Two Humanities organizations, teachers tour Selma

Published 7:16 am Thursday, July 21, 2022

The Alabama Humanities Alliance and the National Endowment for the Humanities brought educators to Selma on Monday.

The NEH and AHA toured Selma with nationwide educators for its series, “Stony the Road We Trod . . .”  a summer institute for nationwide teachers to learn the Civil Rights Era.

The group of teachers toured the Historic Brown Chapel AME Church, Tabernacle Baptist Church and crossed the Edmund Pettus Bridge.  Civil Rights historian JoAnn Bland led the group on a tour.

Laura Anderson, director of partnerships and outcomes at the Alabama Humanities Alliance, said it is important for teachers to educate their students about the Civil Rights movement.

“The ultimate goal of Stony the Road is to equip educators with first-hand experiences and primary resources that they can use to bring the civil rights era to life in their classrooms across the country,” Anderson said. “Teachers in this program are learning to develop new curriculum based on Alabama’s civil rights history. And they’ll return home prepared to share what they’ve learned with their colleagues and schools.”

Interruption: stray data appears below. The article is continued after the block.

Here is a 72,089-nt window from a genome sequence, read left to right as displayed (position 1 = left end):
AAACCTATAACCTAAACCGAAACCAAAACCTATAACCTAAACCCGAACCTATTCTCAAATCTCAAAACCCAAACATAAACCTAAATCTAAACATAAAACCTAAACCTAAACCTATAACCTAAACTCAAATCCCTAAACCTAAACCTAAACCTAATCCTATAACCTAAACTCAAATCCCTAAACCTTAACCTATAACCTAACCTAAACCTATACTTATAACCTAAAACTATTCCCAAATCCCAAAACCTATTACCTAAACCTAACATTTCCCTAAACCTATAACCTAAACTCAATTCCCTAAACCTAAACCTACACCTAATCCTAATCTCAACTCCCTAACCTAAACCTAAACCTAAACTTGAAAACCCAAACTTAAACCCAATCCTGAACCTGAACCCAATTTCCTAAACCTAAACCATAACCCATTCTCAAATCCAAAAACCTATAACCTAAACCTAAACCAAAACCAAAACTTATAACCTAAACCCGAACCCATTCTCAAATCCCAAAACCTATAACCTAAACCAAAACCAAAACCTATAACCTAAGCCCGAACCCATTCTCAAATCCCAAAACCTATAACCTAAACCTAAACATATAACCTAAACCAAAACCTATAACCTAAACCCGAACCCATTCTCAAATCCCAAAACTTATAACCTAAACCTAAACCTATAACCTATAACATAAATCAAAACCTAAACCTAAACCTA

Anderson said that Selma is a big piece of the Civil Rights movement.

“Selma is a critical part of our Stony the Road program because this city is a sacred, living site of memory,” Anderson said. “We couldn’t offer this program and not bring teachers to walk this ground. What happened in Selma and across Alabama during the civil rights movement forced an entire nation to re-examine how it dealt with issues of race, justice, and citizenship. Those are lessons we need to remember and reaffirm today.”

Anita Collins, one of the teachers in the group, said she enjoyed the experience.

“My dream came true today as my teacher cohort and I walked the Edmund Pettus Bridge in Selma and heard from foot soldier JoAnn Bland and her experience being beaten at by State Troopers,” Collins said.